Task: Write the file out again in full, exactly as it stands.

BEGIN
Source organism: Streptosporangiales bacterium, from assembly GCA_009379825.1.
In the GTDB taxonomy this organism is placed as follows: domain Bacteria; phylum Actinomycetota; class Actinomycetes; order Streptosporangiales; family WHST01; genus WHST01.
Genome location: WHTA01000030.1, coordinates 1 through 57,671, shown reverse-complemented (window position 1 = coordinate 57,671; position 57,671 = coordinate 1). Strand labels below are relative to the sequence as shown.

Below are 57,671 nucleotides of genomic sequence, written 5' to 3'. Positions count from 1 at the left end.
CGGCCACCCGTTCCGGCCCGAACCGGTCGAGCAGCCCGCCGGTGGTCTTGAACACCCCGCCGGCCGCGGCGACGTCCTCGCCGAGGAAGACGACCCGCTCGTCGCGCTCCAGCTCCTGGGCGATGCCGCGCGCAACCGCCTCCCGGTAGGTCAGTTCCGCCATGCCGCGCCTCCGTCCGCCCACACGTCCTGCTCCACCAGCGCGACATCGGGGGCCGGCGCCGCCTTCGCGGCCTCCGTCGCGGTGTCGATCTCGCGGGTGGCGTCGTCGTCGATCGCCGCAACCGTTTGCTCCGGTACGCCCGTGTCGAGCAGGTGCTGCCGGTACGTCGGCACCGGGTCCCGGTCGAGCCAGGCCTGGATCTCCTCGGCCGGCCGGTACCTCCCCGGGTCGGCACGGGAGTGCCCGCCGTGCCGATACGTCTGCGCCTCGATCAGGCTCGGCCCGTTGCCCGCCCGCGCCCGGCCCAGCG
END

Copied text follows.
Source organism: Streptosporangiales bacterium, from assembly GCA_009379825.1.
In the GTDB taxonomy this organism is placed as follows: domain Bacteria; phylum Actinomycetota; class Actinomycetes; order Streptosporangiales; family WHST01; genus WHST01.
Genome location: WHTA01000030.1, coordinates 1 through 57,671, shown reverse-complemented (window position 1 = coordinate 57,671; position 57,671 = coordinate 1). Strand labels below are relative to the sequence as shown.

Below are 57,671 nucleotides of genomic sequence, written 5' to 3'. Positions count from 1 at the left end.
CGGCCACCCGTTCCGGCCCGAACCGGTCGAGCAGCCCGCCGGTGGTCTTGAACACCCCGCCGGCCGCGGCGACGTCCTCGCCGAGGAAGACGACCCGCTCGTCGCGCTCCAGCTCCTGGGCGATGCCGCGCGCAACCGCCTCCCGGTAGGTCAGTTCCGCCATGCCGCGCCTCCGTCCGCCCACACGTCCTGCTCCACCAGCGCGACATCGGGGGCCGGCGCCGCCTTCGCGGCCTCCGTCGCGGTGTCGATCTCGCGGGTGGCGTCGTCGTCGATCGCCGCAACCGTTTGCTCCGGTACGCCCGTGTCGAGCAGGTGCTGCCGGTACGTCGGCACCGGGTCCCGGTCGAGCCAGGCCTGGATCTCCTCGGCCGGCCGGTACCTCCCCGGGTCGGCACGGGAGTGCCCGCCGTGCCGATACGTCTGCGCCTCGATCAGGCTCGGCCCGTTGCCCGCCCGCGCCCGGCCCAGCG